Monday, April 23, 2007

Look at me
Nothing bad is ever going
to happen to you again
Although you're a solid pile of hate
You're still pretty like a cake
Pulling out a bat at the Kill Me Court
Slaps me that I can't handle you
But yes, no, yes, no, yes,
Tell me how to live!

('Boy Soprano' at Common Grounds in Gainesville, Florida 10.5.2006. Haha, check the Bauhaus logo on Jamie's guitar.)

Okay, as promised, a full report on the beyond incredible Xiu Xiu show at Bottom of the Hill on 4.22.2007. BTW, didn’t get a chance to hit the second show tonight, but that’s okay. Last night was magnificent.

And alright, a little disclaimer for my review: mere words seem inadequate and affected when the show was anything but; however, I’m here to try to make it work!

First though, a quick rundown of our glorious evening leading up to the show. Mentioning this because Trevor planned our pre-show festivities, and he made it one of the most PERFECT evenings I’ve had in a long while. He's the best!

Trevor and I found parking at 6 o’clock at Jones and Geary. Anyone here in the Bay knows that itself is pretty unbelievable. We were two wee blocks from our watering hole of choice to start this evening, Bourbon and Branch.

If you have not been to Bourbon and Branch, you must go. Modeled after a Prohibition speakeasy and housed in a nondescript corner space with an unmarked door and a sign outside advertising “The Anti-Saloon League,” reservations, a password, and decorum are required. I thought it might be a bit pretentious, but I was so wrong. Classy and low-key, B&B gets big points for the low-lighting, linen cocktail napkins, red flocked velvet walls, ability to speak in a soft voice and still be heard, cordial and professional service, and the completely black bathroom with gothic trappings and cloth towels. And the drinks were sublime. I had the Pomegranate Ginger, with lime and Belvedere vodka. Each note of the drink came through crystal, with a zingy ginger finish. My honey had “The Revolver” – Bulliett Bourbon, Tia Maria, and orange bitters. Too sweet for him, he said, but still well-crafted.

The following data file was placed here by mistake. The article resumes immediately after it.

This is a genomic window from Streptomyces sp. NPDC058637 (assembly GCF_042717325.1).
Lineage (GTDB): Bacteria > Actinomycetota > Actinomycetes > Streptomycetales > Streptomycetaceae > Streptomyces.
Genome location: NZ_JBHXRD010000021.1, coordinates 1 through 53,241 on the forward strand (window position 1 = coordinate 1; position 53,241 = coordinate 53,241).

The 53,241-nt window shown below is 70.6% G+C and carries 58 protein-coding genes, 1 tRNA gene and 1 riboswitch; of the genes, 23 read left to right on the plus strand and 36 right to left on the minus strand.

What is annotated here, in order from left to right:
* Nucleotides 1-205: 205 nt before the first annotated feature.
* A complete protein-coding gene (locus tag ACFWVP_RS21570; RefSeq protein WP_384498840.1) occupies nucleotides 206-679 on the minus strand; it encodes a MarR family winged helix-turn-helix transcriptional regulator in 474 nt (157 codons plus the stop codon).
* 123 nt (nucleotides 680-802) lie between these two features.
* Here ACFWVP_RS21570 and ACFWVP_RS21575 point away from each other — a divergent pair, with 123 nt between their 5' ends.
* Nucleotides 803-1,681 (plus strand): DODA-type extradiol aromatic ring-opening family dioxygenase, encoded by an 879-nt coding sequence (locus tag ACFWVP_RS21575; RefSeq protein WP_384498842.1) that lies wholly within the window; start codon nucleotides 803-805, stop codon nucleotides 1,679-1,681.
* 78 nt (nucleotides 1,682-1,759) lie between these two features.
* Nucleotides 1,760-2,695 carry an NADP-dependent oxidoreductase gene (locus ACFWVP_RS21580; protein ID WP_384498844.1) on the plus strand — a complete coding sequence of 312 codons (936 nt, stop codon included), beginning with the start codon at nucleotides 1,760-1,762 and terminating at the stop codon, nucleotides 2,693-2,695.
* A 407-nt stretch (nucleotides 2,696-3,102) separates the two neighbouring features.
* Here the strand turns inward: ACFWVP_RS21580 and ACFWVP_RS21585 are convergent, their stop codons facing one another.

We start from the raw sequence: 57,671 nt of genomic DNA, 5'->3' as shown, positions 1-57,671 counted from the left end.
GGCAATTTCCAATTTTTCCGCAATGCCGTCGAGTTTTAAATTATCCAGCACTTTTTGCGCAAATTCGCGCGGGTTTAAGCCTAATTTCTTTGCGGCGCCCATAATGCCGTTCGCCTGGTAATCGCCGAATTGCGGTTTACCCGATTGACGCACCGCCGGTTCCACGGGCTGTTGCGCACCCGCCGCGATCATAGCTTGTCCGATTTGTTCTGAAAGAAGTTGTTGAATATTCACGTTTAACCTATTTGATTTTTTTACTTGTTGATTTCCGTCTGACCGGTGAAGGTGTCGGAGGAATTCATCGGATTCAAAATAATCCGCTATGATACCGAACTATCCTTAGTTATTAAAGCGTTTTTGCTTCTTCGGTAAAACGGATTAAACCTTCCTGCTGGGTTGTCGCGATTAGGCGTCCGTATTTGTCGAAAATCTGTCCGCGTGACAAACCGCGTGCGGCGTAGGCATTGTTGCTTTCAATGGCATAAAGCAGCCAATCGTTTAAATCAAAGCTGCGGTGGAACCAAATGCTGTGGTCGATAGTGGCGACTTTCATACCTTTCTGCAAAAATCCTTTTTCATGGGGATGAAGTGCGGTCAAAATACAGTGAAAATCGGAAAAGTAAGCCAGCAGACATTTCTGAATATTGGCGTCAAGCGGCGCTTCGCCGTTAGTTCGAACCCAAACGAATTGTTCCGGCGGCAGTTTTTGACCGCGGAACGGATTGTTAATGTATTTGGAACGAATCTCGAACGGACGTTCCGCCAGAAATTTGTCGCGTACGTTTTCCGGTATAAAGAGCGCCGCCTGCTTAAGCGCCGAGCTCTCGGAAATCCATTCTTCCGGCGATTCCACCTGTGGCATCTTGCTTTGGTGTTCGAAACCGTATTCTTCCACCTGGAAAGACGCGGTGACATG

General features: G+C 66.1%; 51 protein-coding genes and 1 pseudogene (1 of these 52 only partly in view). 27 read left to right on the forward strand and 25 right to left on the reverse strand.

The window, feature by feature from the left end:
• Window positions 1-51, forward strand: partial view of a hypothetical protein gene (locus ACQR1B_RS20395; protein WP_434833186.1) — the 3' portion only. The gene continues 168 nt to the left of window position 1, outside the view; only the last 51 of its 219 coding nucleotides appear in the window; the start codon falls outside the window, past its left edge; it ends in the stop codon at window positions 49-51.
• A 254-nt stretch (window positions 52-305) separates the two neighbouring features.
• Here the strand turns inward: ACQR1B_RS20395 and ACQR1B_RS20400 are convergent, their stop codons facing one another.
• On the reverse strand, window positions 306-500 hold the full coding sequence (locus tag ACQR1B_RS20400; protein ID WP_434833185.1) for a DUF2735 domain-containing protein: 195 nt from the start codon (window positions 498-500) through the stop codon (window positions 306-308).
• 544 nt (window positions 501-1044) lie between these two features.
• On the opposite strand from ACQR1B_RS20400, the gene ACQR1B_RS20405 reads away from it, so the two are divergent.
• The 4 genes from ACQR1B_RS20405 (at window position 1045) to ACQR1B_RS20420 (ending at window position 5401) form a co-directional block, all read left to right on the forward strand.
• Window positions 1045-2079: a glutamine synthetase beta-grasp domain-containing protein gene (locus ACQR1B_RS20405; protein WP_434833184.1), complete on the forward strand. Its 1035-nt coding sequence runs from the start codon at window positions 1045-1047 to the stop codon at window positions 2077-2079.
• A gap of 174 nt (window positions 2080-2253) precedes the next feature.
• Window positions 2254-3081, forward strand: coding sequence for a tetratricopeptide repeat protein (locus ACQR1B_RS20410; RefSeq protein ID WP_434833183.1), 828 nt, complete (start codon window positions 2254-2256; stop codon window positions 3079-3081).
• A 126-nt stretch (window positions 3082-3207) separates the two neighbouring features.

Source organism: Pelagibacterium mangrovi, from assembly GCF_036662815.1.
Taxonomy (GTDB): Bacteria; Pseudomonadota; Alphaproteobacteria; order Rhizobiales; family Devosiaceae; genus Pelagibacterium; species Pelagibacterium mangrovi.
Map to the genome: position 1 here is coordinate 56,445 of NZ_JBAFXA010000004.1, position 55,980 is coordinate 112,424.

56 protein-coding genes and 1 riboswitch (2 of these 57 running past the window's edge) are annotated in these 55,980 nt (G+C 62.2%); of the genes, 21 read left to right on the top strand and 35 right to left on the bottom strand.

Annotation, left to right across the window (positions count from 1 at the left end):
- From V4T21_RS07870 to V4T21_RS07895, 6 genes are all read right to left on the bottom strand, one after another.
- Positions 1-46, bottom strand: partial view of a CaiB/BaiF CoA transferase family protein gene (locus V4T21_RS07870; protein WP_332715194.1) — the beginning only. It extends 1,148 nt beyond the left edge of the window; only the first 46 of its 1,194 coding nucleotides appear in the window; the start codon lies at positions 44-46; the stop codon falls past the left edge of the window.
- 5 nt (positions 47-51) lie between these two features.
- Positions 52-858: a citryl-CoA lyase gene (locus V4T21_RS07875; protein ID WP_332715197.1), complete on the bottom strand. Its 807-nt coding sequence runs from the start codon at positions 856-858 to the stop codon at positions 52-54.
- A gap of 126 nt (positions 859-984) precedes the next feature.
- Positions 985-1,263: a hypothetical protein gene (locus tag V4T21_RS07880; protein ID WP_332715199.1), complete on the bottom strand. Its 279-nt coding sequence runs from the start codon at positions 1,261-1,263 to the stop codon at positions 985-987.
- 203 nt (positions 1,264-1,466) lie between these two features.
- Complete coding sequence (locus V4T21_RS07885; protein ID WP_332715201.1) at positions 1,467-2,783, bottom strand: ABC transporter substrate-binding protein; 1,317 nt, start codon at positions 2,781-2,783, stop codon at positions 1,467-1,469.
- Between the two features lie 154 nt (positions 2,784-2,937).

After walking around looking for a decent and reasonable place to eat, we ended up at the counter in Bang San Thai for a grand feast of pumpkin and beef curry and Pad Gra Pow. Our bellies filled with scrumptiousity after drinks, we were off to Xiu Xiu.

Yay, parked right in front! The place was packed with greasy kids in skinny jeans, and Jamie Stewart groupies, which was to be expected. But there were also a lot of us over-30s, which was a nice surprise. Also nice was a very attentive, pleasant staff, and seeing our friend from college who we hadn’t seen for 5 or 6 years.

We missed almost all of Katie Eastburn’s set, so no commentary there. But we caught all of Montreal’s Sunset Rubdown. Led by the amazing Spencer Krug on keyboard, their music was full of angsty Smiths-like lyrics and intensity, but with a juxtaposition of jarring guitar and noise, classic piano, and quiet little flourishes like the use of a vibrating and beeping pager (or stopwatch?) on a hi-hat. Good enough to buy the CD.